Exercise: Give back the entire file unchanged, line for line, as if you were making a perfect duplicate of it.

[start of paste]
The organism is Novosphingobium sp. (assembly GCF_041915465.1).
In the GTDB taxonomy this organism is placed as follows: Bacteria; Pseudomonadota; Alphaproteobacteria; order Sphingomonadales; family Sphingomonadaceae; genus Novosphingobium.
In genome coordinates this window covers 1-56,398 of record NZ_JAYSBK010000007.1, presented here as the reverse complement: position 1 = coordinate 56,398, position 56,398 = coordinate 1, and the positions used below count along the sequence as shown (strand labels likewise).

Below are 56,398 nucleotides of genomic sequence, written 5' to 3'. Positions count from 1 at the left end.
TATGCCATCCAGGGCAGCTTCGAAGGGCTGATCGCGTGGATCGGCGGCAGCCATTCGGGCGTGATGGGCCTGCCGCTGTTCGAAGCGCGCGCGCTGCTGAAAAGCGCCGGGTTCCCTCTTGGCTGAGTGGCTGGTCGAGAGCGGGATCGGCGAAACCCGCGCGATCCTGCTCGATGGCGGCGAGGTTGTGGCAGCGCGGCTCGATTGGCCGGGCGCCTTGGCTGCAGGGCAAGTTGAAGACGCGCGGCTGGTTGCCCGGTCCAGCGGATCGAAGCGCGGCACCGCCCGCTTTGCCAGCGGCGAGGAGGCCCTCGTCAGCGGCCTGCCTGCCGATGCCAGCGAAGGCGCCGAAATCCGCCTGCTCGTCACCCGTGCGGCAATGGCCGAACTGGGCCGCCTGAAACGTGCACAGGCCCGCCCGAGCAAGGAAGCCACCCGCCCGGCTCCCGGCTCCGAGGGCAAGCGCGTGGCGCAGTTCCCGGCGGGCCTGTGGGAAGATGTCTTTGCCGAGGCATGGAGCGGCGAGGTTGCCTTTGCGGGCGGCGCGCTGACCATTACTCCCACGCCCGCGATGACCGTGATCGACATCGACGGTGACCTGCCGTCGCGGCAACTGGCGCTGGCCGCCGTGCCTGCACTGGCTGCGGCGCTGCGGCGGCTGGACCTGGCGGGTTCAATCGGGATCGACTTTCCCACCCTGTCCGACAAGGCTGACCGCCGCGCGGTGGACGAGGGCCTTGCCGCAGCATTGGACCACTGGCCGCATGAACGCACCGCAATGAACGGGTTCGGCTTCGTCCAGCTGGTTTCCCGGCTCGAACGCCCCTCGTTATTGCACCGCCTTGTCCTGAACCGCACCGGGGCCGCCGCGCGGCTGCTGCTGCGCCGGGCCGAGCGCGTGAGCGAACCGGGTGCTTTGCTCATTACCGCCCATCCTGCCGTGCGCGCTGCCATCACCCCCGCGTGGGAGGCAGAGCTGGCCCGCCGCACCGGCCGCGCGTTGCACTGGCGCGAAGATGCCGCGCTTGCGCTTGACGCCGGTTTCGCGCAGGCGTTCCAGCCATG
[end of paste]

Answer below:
The organism is Novosphingobium sp. (assembly GCF_041915465.1).
In the GTDB taxonomy this organism is placed as follows: Bacteria; Pseudomonadota; Alphaproteobacteria; order Sphingomonadales; family Sphingomonadaceae; genus Novosphingobium.
In genome coordinates this window covers 1-56,398 of record NZ_JAYSBK010000007.1, presented here as the reverse complement: position 1 = coordinate 56,398, position 56,398 = coordinate 1, and the positions used below count along the sequence as shown (strand labels likewise).

Below are 56,398 nucleotides of genomic sequence, written 5' to 3'. Positions count from 1 at the left end.
TATGCCATCCAGGGCAGCTTCGAAGGGCTGATCGCGTGGATCGGCGGCAGCCATTCGGGCGTGATGGGCCTGCCGCTGTTCGAAGCGCGCGCGCTGCTGAAAAGCGCCGGGTTCCCTCTTGGCTGAGTGGCTGGTCGAGAGCGGGATCGGCGAAACCCGCGCGATCCTGCTCGATGGCGGCGAGGTTGTGGCAGCGCGGCTCGATTGGCCGGGCGCCTTGGCTGCAGGGCAAGTTGAAGACGCGCGGCTGGTTGCCCGGTCCAGCGGATCGAAGCGCGGCACCGCCCGCTTTGCCAGCGGCGAGGAGGCCCTCGTCAGCGGCCTGCCTGCCGATGCCAGCGAAGGCGCCGAAATCCGCCTGCTCGTCACCCGTGCGGCAATGGCCGAACTGGGCCGCCTGAAACGTGCACAGGCCCGCCCGAGCAAGGAAGCCACCCGCCCGGCTCCCGGCTCCGAGGGCAAGCGCGTGGCGCAGTTCCCGGCGGGCCTGTGGGAAGATGTCTTTGCCGAGGCATGGAGCGGCGAGGTTGCCTTTGCGGGCGGCGCGCTGACCATTACTCCCACGCCCGCGATGACCGTGATCGACATCGACGGTGACCTGCCGTCGCGGCAACTGGCGCTGGCCGCCGTGCCTGCACTGGCTGCGGCGCTGCGGCGGCTGGACCTGGCGGGTTCAATCGGGATCGACTTTCCCACCCTGTCCGACAAGGCTGACCGCCGCGCGGTGGACGAGGGCCTTGCCGCAGCATTGGACCACTGGCCGCATGAACGCACCGCAATGAACGGGTTCGGCTTCGTCCAGCTGGTTTCCCGGCTCGAACGCCCCTCGTTATTGCACCGCCTTGTCCTGAACCGCACCGGGGCCGCCGCGCGGCTGCTGCTGCGCCGGGCCGAGCGCGTGAGCGAACCGGGTGCTTTGCTCATTACCGCCCATCCTGCCGTGCGCGCTGCCATCACCCCCGCGTGGGAGGCAGAGCTGGCCCGCCGCACCGGCCGCGCGTTGCACTGGCGCGAAGATGCCGCGCTTGCGCTTGACGCCGGTTTCGCGCAGGCGTTCCAGCCATG